Sci on the Fly

Embrace a Career Sidestep: Write a novel

Ever thought about taking a career sidestep to write a novel? Seriously. Issac Asimov was a biochemistry professor before he started to write science fiction (I, Robot; Fantastic Voyage; and 500 more novels). The astronomer Carl Sagan wrote Contact. Michael Crichton was a physician before he became a best-selling author (Jurassic Park and Andromeda Strain, among others). Charles Lutwidge Dodgson, who wrote under the pen name Lewis Carroll, was a mathematician (Alice’s Adventures in Wonderland).

Can you spare the time?

For centuries, we’ve survived with wristwatches that kept time accurate to within a few minutes per year. Yet early in 2016, a timing signal broadcast an error of only 13 microseconds, which in turn disrupted telecommunications and other networked computers around the globe. How could such a small error, an amount of time equivalent to 1/25,000 of an eye blink, cause such problems?

Don’t Judge a Plant by its Seed: GMOs and Patent Laws

This post accompanies the Sci on the Fly podcast “Some love them, some hate them, some don’t care: GMOs.” That podcast mentions (at 8:50) three Supreme Court and federal court cases significantly impacting the research and development of genetically modified organisms (GMOs -- organisms whose genetic material has been modified through genetic engineering).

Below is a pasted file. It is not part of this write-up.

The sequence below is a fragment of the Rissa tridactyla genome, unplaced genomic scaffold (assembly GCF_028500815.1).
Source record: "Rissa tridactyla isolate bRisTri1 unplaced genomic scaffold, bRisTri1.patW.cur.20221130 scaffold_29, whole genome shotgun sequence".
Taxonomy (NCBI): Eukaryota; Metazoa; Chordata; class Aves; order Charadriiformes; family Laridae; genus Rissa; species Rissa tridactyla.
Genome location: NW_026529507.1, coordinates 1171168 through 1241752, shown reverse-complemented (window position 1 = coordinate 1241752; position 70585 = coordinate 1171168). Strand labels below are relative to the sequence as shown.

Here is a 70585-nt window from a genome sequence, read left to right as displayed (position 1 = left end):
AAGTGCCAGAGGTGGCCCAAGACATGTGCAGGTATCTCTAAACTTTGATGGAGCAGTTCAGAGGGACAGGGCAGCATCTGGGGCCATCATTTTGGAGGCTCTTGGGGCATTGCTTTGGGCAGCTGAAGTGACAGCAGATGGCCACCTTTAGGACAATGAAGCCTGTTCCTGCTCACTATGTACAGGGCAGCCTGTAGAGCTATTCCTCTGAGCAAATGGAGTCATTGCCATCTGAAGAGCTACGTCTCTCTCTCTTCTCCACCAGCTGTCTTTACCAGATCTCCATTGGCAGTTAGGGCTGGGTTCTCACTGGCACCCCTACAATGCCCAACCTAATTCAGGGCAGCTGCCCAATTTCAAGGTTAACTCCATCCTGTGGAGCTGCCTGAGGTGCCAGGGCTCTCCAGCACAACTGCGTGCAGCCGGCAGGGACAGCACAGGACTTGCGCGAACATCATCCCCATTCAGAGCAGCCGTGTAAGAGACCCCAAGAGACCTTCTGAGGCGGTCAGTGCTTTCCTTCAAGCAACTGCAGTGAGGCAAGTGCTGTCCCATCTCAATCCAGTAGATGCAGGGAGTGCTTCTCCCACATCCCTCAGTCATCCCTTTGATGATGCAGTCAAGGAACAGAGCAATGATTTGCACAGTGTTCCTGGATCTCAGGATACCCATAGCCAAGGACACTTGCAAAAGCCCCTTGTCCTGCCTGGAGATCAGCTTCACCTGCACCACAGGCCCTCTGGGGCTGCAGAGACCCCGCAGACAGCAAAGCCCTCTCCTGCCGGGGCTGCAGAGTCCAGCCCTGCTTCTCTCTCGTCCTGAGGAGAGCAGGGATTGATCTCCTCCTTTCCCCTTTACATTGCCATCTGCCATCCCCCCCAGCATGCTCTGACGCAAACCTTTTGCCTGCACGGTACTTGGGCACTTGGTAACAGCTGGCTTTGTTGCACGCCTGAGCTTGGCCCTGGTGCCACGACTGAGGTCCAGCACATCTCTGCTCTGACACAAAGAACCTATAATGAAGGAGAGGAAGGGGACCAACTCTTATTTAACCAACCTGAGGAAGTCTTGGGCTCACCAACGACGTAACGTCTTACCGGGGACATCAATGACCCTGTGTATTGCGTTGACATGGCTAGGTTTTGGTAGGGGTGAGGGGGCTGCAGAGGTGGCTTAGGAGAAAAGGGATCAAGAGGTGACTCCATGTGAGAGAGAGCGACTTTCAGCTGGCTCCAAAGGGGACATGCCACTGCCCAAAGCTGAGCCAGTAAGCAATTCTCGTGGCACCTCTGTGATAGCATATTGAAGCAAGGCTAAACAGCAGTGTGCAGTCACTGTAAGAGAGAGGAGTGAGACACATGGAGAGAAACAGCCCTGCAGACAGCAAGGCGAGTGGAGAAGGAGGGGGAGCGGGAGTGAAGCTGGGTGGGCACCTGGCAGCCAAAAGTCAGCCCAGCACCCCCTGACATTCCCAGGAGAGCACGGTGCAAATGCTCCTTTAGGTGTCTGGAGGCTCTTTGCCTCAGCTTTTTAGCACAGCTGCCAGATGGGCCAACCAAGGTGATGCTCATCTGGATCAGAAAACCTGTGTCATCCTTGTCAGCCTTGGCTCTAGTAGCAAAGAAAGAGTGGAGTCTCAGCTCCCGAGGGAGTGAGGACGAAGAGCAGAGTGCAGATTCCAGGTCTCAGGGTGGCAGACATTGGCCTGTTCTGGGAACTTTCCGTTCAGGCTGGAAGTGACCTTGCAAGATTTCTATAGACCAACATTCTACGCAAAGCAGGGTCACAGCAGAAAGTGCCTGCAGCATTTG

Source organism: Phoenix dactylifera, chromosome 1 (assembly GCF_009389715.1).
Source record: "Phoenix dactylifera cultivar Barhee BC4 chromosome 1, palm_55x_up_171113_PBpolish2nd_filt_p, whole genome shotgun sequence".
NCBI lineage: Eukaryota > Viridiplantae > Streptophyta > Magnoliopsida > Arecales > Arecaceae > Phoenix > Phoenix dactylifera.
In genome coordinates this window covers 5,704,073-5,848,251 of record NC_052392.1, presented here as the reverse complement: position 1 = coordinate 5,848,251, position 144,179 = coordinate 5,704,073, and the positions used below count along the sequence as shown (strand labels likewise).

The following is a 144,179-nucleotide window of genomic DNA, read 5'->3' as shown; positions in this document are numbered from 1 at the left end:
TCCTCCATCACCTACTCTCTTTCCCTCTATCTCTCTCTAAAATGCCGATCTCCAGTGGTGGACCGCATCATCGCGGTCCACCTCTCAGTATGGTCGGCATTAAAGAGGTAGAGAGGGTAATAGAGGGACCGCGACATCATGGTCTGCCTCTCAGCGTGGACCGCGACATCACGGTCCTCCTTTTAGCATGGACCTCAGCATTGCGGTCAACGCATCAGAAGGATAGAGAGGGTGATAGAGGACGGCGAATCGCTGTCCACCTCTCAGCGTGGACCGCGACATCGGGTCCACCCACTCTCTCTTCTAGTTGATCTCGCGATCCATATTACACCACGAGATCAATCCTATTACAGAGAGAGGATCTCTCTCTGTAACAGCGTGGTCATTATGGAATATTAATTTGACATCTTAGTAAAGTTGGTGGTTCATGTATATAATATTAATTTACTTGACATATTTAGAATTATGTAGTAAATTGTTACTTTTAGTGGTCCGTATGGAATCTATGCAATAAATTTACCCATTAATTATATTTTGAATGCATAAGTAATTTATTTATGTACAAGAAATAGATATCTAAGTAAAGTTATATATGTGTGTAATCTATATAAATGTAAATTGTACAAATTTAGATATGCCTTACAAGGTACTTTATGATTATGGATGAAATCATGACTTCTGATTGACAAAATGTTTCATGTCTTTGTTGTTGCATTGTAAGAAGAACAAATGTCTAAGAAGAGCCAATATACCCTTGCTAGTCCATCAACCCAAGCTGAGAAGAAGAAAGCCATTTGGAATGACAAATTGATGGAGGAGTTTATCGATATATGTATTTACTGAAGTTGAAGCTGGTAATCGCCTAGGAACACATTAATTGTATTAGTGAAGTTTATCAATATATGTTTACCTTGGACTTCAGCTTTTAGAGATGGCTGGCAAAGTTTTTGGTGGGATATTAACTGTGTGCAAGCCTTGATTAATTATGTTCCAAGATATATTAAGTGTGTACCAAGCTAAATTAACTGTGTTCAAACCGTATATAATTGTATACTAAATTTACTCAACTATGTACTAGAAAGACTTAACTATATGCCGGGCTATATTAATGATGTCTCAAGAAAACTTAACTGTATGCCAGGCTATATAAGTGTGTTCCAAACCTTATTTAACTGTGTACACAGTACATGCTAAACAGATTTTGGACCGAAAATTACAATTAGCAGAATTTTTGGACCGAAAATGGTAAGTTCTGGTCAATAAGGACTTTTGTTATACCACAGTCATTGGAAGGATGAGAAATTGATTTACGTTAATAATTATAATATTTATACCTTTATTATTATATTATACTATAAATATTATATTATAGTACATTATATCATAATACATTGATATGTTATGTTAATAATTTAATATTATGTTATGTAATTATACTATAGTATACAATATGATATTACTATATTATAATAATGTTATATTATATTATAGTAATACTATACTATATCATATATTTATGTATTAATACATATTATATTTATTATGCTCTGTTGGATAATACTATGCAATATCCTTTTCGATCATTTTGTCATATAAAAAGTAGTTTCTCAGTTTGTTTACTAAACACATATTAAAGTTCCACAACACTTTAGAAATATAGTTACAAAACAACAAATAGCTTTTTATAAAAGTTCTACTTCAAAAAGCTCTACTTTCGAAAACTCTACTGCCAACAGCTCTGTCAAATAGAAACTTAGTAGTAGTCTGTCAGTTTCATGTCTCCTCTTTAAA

The Growing Role of Private Investment in Clean Energy

The 2016 election has left many environmentalists unsure about the future. President-elect Trump has tapped Oklahoma attorney general Scott Pruitt to lead the EPA, Exxon CEO Rex Tillerson for secretary of state, and Texas governor Rick Perry to head the Department of Energy.  Barring congressional approval, these men will have a profound impact on the future of energy and the environment in America, and their records suggest that these men will lead a strong divergence from the policies of the Obama administration. 

PODCAST | Some love them, some hate them, some don't care: GMOs

Sesquile Ramon (2015-17 Executive Branch Fellow) dives into a discussion of ghenetically modified organisms (GMOs) and why some people love them, some don’t trust them, and some don’t care as long as they taste good. Three more fellows -- Daniel Hicks, Ariela Zycherman, and Marit Wilkerson -- discuss where we get policies regulating consumption of genetically engineered food, explore their legislative history, their perceived risk, and their potential use as a tool to combat the complex challenges of climate change.


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